=> The third perfect square less than 18 is 4. Let us see if we can have integer values of x and y such that one of the squars is 4
By putting multiple values of y we see that we do not have an integer pair for x and y such that the equation satisfies where one of the squares in the LHS is the perfect square 4.
Thus we conclude that we have 6 unique integer pairs of x and y which satisfy the given equation.
Answer: C



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Re: For how many ordered pairs (x , y) that are solutions of the equation
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16 Jul 2019, 10:46
(x−y)^2+2y^2=18
For how many ordered pairs (x , y) that are solutions of the equation above are x and y both integers?
(xy)^2 + 2y^2 = 18 In the above equation both square terms will be positive and less than 18 respectively.
By trail and error, If y = 0, then solving we get x^2 = 18.. not a perfect square. If y = 1, then solving we get (x1)^2 = 16 > x1 = (+/)4 > x = 5 or 3. Hence two pairs (5,1) and (3,1) If y = 2, then solving we get (x2)^2 = 10...not a perfect square. If y = 3, then solving we get (x3)^2 = 0 > x = 3. One pair (3,3) If y = 4, then 2y^2 becomes > 18 hence y cannot take any value > 3
Similarly y can take negative numbers 1, 2, 3... anything 4 and below we will have second term > 18 hence not possible.
If y = 1, then x+1 = (+/)4 > x = 3, 5. Hence two pairs (3, 1) and (5, 1) If y = 2, then (x+2)^2 = 10. Not a perfect square. If y = 3, then (x+3)^2 = 0 > x = 3. One pair (3, 3)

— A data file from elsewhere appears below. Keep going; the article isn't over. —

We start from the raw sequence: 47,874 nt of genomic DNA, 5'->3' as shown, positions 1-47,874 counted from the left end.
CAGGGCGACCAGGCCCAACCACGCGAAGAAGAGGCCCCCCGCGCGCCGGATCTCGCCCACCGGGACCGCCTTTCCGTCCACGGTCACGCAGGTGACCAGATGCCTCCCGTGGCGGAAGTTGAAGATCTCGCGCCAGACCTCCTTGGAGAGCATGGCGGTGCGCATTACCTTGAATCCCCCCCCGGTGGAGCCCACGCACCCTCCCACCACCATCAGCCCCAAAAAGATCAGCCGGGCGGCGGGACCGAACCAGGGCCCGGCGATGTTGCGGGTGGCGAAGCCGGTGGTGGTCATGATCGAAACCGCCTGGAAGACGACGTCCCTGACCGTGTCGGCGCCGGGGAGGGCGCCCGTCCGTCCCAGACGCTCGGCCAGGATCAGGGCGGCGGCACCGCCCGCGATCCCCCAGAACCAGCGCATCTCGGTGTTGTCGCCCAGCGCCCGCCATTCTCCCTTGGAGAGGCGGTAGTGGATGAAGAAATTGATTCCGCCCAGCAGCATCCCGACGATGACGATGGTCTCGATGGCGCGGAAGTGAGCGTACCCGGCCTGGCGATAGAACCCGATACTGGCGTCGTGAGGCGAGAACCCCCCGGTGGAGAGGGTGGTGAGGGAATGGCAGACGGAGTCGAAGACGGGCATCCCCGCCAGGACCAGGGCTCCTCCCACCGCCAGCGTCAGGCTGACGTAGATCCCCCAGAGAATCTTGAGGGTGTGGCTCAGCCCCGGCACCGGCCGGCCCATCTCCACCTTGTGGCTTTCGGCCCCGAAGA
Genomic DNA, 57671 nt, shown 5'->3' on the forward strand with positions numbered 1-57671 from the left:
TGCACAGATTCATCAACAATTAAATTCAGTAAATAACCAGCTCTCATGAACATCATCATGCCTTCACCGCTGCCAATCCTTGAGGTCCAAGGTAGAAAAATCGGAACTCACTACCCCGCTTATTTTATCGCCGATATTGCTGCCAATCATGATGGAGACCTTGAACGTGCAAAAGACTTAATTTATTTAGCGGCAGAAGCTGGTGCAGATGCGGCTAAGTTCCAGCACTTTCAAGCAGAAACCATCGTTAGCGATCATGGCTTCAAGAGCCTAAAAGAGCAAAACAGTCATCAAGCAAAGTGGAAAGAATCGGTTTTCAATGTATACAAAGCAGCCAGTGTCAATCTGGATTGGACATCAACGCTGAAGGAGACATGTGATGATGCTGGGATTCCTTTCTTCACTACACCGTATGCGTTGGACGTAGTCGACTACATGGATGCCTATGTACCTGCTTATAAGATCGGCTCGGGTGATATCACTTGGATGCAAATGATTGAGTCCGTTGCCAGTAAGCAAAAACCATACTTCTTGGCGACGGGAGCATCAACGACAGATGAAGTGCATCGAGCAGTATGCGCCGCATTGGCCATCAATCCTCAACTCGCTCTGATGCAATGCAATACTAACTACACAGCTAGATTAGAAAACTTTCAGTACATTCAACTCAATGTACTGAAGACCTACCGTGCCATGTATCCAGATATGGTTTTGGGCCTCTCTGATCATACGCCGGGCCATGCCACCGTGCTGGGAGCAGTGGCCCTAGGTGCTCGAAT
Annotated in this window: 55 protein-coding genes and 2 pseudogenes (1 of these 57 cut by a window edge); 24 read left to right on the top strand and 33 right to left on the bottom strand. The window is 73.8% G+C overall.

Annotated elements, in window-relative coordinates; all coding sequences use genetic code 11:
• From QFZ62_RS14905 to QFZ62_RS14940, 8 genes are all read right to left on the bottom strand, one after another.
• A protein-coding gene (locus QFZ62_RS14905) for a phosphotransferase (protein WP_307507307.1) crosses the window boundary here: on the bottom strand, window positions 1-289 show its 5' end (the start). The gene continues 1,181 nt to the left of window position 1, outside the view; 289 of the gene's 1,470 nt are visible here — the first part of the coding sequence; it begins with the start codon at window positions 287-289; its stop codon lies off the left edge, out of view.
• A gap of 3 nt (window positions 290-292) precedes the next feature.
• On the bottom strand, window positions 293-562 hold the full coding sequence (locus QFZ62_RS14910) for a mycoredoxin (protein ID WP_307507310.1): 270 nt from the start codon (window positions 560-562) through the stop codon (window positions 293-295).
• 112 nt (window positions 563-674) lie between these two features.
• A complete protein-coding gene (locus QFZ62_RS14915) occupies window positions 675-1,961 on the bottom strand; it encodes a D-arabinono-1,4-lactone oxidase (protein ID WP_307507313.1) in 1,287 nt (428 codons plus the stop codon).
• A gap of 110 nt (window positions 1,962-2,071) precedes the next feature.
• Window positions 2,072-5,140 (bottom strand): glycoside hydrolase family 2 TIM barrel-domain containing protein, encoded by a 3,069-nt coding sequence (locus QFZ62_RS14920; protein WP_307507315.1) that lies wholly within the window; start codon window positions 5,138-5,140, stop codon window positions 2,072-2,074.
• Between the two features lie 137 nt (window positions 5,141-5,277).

Hence total pairs (x, y) are (5,1); (3,1); (3,3); (3, 1); (5, 1); (3, 3) Total number of pairs = 6.
A. 2 B. 4 C. 6 D. 8 E. 10
Answer Choice: C



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For how many ordered pairs (x , y) that are solutions of the equation
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16 Jul 2019, 20:15
We need to find ordered pairs such that x and y both are integers. Let us look at the equation once and see what we can determine:
\((x – y)^2\) will always be positive > (a) \(y^2\) will always be positive > (b) Thus, 18 will be the result of the sum of squares of two positive numbers. > (c)
Looking at the equation and from (b) and (c) we find that y can take a range of value such that \(3 \leq{y} \leq{+3}\) Thus, we can find all ordered pairs in the given range of y
y = 3 \((x + 3)^2\) – 18 = 0 x = 3 So (3, 3) is a ordered pair. > [1]
y = 2 \((x + 2)^2\)+ 8 =18 \((x + 2)^2\) = 10 > 10 is not a square of any integer.
y = 1 \((x + 1)^2\) – 2 = 18 \((x + 1)^2\) = 20 > 20 is not a square of any integer.
y = 0 \(x^2\) = 18 x = 9 OR x = 9 So (9, 0) is a ordered pair. > [2] So (9, 0) is a ordered pair. > [3]
y = 1 \((x – 1)^2\) + 2 = 18 \((x – 1)^2\) = 16 x = 5 OR x = 3 So (3, 1) is a ordered pair. > [4] So (5, 1) is a ordered pair. > [5]
y = 2 \((x – 2)^2\) = 10 > 10 is not a square of any integer.
y = 3 \((x 3)^2\) + 18 = 18 x = 3 So (3, 3) is a ordered pair. > [6]
From [1], [2], [3], [4], [5] and [6] we have 6 ordered pairs.
Answer C




For how many ordered pairs (x , y) that are solutions of the equation